Fiona Czerniawska, founder of Source Global Research, says that quotas can be a force for good. Her research into the subject of women leaders in consulting revealed that quotas are not a better solution than having a sponsor or being able to work with other women, but they are an “accelerant”.

“If we want a higher proportion of women at the top of consulting firms, and we know that, if we get that, they’ll act like magnets for the women underneath them, then quotas need to be one of the options for discussion,” she says.

It’s a point that supports Heneghan’s thinking: more women role models will lead to more girls and women being inspired to take-up technology education and push for job opportunities. The shifting role is also significant here. Heneghan talks about increased collaboration at CIO level, more communication with CEOs and less hands-on management of datacentres, more strategy, less tools.

 

Inspire the young

Jonathan Mitchell, non-executive head of Harvey Nash’s global CIO executive search and advisory practice, agrees there is definitely a shifting role trend at CIO level, driven in part by increased automation and reliability of infrastructure technology. He talks about how more and more businesses are looking for CIOs with more empathy, communication and business acumen. This should be a green light to women, although it is still playing to stereotypes.

Interestingly, in April 2016 the US National Assessment of Educational Progress (NAEP) published its first set of results from a national test of technology and engineering literacy first conducted in 2014. Among eighth-grade students in public and private schools (13 to 14 years old), 45 per cent of girls and 42 per cent of boys scored ‘proficient’ on the exam. The tests were designed to measure students’ abilities in areas such as understanding technological principles, designing solutions, and communicating and collaborating. Girls performed particularly well in the latter category apparently.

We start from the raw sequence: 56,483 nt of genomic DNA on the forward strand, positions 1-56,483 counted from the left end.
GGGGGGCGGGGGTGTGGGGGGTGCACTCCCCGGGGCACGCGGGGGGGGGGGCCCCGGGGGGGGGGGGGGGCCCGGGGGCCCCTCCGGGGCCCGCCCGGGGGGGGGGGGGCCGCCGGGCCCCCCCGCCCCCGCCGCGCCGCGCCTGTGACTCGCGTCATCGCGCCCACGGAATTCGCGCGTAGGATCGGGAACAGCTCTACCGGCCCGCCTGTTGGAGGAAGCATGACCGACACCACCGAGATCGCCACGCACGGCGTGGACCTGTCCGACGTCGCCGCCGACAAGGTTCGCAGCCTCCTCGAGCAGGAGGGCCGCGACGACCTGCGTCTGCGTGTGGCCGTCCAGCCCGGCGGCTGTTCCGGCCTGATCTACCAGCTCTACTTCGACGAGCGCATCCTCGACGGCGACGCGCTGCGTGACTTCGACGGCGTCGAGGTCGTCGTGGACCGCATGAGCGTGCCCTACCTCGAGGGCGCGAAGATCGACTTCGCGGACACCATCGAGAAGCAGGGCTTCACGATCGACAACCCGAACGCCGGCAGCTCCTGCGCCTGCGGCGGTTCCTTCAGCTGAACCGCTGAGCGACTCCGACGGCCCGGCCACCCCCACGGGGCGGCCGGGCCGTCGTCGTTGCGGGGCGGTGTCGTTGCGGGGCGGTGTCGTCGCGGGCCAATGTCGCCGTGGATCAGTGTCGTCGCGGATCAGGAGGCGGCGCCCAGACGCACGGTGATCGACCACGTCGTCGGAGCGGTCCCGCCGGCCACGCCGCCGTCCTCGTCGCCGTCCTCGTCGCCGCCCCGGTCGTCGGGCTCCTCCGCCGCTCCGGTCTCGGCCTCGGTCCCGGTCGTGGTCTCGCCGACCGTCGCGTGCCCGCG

Clearly the numbers are not about ability. They are more likely a reflection of bias, both in advertising and recruiting for senior roles. That’s a tough one to crack but conditions are changing. So what can be done?

Inspiring the young is one step. Heneghan believes more needs to be done to promote technology career paths to school pupils and much of this is down to destroying stereotypes by using those female role models as inspiration.

Meeting the demands of the evolving CIO role is another step. Businesses can cultivate female talent based on key strengths, promoting a diverse culture and a strategy built on technology business cases rather than nuts and bolts IT management. Technology within businesses is rapidly evolving with increased cloud-based services, automation and data-driven decision making. This will only increase and, given the recent stats from KPMG / Harvey Nash, we’d hedge a bet that women in leadership roles will increase with it, finally putting an end to the glass ceiling nonsense.

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Marc Ambasna-Jones

Marc Ambasna-Jones is a UK-based freelance writer and media consultant and has been writing about business and technology since 1989.